• deMuralistdeMuralist
    Posts: 756
    I suspect that the yoga would be helpful for flexibility, and pilates and walking for enjoyment ( if you like that kind of thing). 
  • @jonathanbailor- what eccentric abdominal exercise do you recommend? I would like to add one to my 4 basic eccentric exercises. Thanks!
  • Yes, I'd also like to know about the abdominal exercise you do.  Additionally, is it ok to perform the eccentric exercises every 5 or 6 days?  I've found that my body aches are gone by day 5 to 6.
  • I find that the eccentric pull-ups are working my abdominals just as much.
  • @ellielmt.........I agree. I also crunch my abs forcefully on the way down.  I have a psychological hang up that if I don't pull abs inward that I will build bulk outward which is not my objective.  Ditto for eccentric one legged squat.

    Another good eccentric ab workout is the slanted bench with an extension to hold the legs in place.

    Of course, we are all waiting for @JB's reply!
  • @srwelton – Happy to help…however, I really struggle at explaining exercises via the written word, would you be willing to give me a couple of weeks to put a quick video together? In the meantime, this may help:

    @mainespud – Yes…just be sure you’ve increased quality as much as possible before increasing quantity.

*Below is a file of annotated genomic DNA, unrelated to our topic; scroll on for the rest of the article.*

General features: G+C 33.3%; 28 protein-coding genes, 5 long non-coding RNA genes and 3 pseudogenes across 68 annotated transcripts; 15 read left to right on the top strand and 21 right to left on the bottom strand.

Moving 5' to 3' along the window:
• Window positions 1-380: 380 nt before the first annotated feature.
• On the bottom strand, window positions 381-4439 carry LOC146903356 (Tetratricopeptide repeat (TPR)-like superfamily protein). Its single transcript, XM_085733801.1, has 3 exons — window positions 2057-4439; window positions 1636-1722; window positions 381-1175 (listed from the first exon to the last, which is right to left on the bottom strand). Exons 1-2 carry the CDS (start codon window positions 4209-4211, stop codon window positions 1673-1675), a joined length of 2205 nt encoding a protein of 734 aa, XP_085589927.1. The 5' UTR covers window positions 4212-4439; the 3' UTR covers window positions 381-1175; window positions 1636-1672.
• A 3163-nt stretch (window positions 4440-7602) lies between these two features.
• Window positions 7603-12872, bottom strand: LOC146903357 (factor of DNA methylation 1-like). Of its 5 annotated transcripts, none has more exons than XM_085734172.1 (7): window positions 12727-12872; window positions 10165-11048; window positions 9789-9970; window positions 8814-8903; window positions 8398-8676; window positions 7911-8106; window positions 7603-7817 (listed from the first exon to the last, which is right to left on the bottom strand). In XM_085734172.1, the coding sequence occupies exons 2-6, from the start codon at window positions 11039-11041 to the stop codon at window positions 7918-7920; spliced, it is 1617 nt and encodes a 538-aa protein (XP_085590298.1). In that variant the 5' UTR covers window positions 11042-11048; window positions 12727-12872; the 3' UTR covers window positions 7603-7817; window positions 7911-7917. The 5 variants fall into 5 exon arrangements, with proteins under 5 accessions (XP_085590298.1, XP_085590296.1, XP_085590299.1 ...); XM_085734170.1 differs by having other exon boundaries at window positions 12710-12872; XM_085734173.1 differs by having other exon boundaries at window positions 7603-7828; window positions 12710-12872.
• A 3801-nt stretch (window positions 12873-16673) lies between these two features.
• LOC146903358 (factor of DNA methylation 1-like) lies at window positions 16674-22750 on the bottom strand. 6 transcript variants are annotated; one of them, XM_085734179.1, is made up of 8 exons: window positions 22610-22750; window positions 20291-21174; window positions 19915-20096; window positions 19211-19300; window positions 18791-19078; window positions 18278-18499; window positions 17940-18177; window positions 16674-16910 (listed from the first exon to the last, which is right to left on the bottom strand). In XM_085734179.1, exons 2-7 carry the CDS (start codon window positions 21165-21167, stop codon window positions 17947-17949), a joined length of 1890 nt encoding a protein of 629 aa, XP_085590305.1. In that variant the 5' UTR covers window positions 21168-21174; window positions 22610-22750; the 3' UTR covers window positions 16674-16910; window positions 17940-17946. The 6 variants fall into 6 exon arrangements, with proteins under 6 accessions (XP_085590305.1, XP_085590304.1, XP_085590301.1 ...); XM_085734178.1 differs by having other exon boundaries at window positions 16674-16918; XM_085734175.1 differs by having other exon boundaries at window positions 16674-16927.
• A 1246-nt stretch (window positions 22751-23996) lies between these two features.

• YoJimboYoJimbo
    Posts: 405
    Certainly glad folks can see such fantastic results with just one-day-a-week training, given the proper intensity. I certainly didn't feel like hitting weights more than once a week when I first did all-eccentric exercises either, although I experimented with more, no doubt like many of you :-).  I do think the body adapts somewhat to ANY exercise protocol, however, which means some MAY (emphasis on "may") be able to do a different type of workout later in the week - i.e.,  a much less strenuous one, say...higher-rep mostly-concentric reps. Legs are a big muscle group, however, so if somebody is doing BOTH eccentric leg presses/squats and some HIIT, working the legs with weights twice a week is probably too much. But upper body areas may recover more rapidly.

    All this boils down to muscle-recovery rates, which is a difficult subject to pin down. The variables are many- such as, eccentrics obviously require much more recovery time than typical "bodybuilding" protocols...which tend toward higher-rep, lighter weights. The post-exercise trauma is obviously different between these two options as well. Then there's a possibility of eccentric reps chased by some higher-rep exercises in the same workout,  which I've also experimented with and have no definite conclusions about, lol.  Everybody also has unique individual recovery ability, which confounds any definite advice on workout frequency. A lot of this is simply personal experimentation. If you're sore all week after your eccentrics don't try to be a gym-rat, seems to be the consensus here. lol.    
  • @JonathanBailor I must say I was thinking on similar lines as the questions in this thread.
    The chart in book (pg 98, end of Chapter 26; also in Quick Start Guide pg 17) "How to Achieve Your Fat Loss Goal" lists -